Amendment 1 is not pro-life; elect women

By Julia Hamilton

On Nov. 6, West Virginia voters will have a serious decision to make, so it’s important we know the facts. Let’s start with the actual wording of Amendment 1 — seventeen words, to be exact:

“Nothing in this constitution secures or protects a right to abortion or requires the funding of abortion.”

For the first time in our state’s history, West Virginia voters will decide whether or not to strip a constitutional right from its citizens. Regardless of where an individual may lie when it comes to the sensitive topic of abortion, all citizens should be concerned when a state legislature takes action and precious time from their 60-day sessions to create a pathway to remove an established right from its people, rather than work to pass legislation that benefits them and the land on which they live.

Some back story on how this amendment came to be: Prior to the passing of what was then referred to as Senate Joint Resolution 12 (SJR12), an amendment was proposed to lessen the severity of the legislation and create exceptions for cases of rape, incest, or complications that threatened the life of the mother.

That amendment was voted down by Republicans legislators — and even several Democrats — making this proposed legislation the most extreme attack on reproductive rights of West Virginians in our state’s history.

Point blank, nothing that refuses to make exceptions for young girls who are raped and impregnated at the hand of a relative can be, in any way, pro-life. Nothing that condemns a woman to die on the table, rather than live, breathe and work another day is pro-life.

Last time I checked, the individuals who push these acts of legislation are the same who bemoan the danger of big government in our lives, and who, time and time again, hack away at funding for the programs that keep living, breathing children and their families alive and well.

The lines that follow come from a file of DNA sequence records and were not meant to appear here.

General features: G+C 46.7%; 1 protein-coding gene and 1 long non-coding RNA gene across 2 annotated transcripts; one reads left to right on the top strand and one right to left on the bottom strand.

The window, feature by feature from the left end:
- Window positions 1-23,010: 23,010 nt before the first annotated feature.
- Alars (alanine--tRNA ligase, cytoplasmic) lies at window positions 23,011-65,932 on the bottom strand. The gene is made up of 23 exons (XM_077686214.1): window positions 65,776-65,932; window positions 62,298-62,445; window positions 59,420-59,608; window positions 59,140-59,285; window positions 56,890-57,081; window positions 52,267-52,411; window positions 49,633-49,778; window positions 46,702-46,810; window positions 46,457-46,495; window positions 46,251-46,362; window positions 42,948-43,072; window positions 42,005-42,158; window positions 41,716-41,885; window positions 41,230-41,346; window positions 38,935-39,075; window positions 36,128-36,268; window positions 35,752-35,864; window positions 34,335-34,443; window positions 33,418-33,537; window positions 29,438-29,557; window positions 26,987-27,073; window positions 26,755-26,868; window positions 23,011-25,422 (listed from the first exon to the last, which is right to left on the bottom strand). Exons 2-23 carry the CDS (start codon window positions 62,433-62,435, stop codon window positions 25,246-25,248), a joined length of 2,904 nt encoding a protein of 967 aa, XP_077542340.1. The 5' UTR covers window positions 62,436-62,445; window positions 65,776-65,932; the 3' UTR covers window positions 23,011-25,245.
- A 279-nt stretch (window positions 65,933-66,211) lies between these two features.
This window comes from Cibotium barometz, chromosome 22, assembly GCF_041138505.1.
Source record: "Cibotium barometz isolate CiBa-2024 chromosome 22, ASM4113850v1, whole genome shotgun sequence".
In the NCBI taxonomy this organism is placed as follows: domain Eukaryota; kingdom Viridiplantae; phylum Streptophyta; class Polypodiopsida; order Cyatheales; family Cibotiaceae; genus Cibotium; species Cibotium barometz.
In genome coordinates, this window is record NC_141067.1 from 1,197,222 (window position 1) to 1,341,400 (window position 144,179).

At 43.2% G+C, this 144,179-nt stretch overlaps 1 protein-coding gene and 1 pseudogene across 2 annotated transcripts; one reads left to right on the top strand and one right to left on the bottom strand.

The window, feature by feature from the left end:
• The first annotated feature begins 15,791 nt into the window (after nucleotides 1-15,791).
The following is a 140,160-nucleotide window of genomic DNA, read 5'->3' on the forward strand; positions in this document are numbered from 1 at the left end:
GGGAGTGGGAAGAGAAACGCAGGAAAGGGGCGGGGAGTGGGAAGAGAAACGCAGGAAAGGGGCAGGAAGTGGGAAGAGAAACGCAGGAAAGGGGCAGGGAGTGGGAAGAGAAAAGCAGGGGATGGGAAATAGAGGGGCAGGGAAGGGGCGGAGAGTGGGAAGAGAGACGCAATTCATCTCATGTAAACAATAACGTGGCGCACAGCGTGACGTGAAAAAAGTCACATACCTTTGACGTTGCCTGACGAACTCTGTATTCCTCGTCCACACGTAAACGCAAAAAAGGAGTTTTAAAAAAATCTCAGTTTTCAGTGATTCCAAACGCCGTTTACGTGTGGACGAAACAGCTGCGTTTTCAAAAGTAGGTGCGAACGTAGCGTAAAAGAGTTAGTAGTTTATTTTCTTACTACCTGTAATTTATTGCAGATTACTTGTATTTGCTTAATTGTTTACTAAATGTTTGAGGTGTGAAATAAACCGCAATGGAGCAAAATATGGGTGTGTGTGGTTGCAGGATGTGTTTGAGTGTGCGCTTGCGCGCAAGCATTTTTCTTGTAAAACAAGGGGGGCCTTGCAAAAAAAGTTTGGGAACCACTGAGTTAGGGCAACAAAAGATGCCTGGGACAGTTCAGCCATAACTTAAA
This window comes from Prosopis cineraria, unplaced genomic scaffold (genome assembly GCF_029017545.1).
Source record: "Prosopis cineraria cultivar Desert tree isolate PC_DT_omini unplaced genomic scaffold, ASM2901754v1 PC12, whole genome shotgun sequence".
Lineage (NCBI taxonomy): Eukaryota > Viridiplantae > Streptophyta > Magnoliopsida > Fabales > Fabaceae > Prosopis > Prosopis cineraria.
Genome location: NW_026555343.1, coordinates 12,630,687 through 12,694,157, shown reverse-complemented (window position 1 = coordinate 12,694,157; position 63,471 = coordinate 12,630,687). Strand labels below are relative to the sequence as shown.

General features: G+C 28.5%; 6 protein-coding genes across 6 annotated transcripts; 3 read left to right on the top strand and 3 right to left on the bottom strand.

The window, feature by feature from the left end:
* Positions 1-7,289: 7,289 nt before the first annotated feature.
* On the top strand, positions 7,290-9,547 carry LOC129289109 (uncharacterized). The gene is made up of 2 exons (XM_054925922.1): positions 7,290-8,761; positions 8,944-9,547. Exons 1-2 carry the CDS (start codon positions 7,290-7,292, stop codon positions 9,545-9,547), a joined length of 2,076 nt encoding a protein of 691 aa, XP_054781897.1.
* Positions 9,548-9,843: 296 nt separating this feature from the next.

The real reason for this push to strip rights over such a controversial topic is clear — to turn out conservative voters in the general election, in hopes of holding on to as many seats as they can.

This may be a good time to also remind our legislators that choosing to pass an amendment that would take aim at a woman’s personal medical choices may not be the wisest strategic tactic when also engaging in stunts (see: provoking the teachers’ walk out) that impact the insurance options and job stability of a profession that is approximately 80 percent female.

After years of watching our Legislature waste time and energy on bills centered around reproductive rights, it is clear that the only real way to keep dangerous amendments like these from harming women, is to strip amendments like these off the ballot, and put women’s names on it.

It is time to send a message to our Legislature that we’ve had enough of our bodies being repeatedly placed on their legislative agenda.

Seventeen words. I propose two very different words. Elect women.

Julia Hamilton is a member of the National Organization for Women and was recently elected to Monongalia County’s Democratic Executive Committee. This commentary should be considered another point of view and not necessarily the opinion or editorial policy of The Dominion Post.

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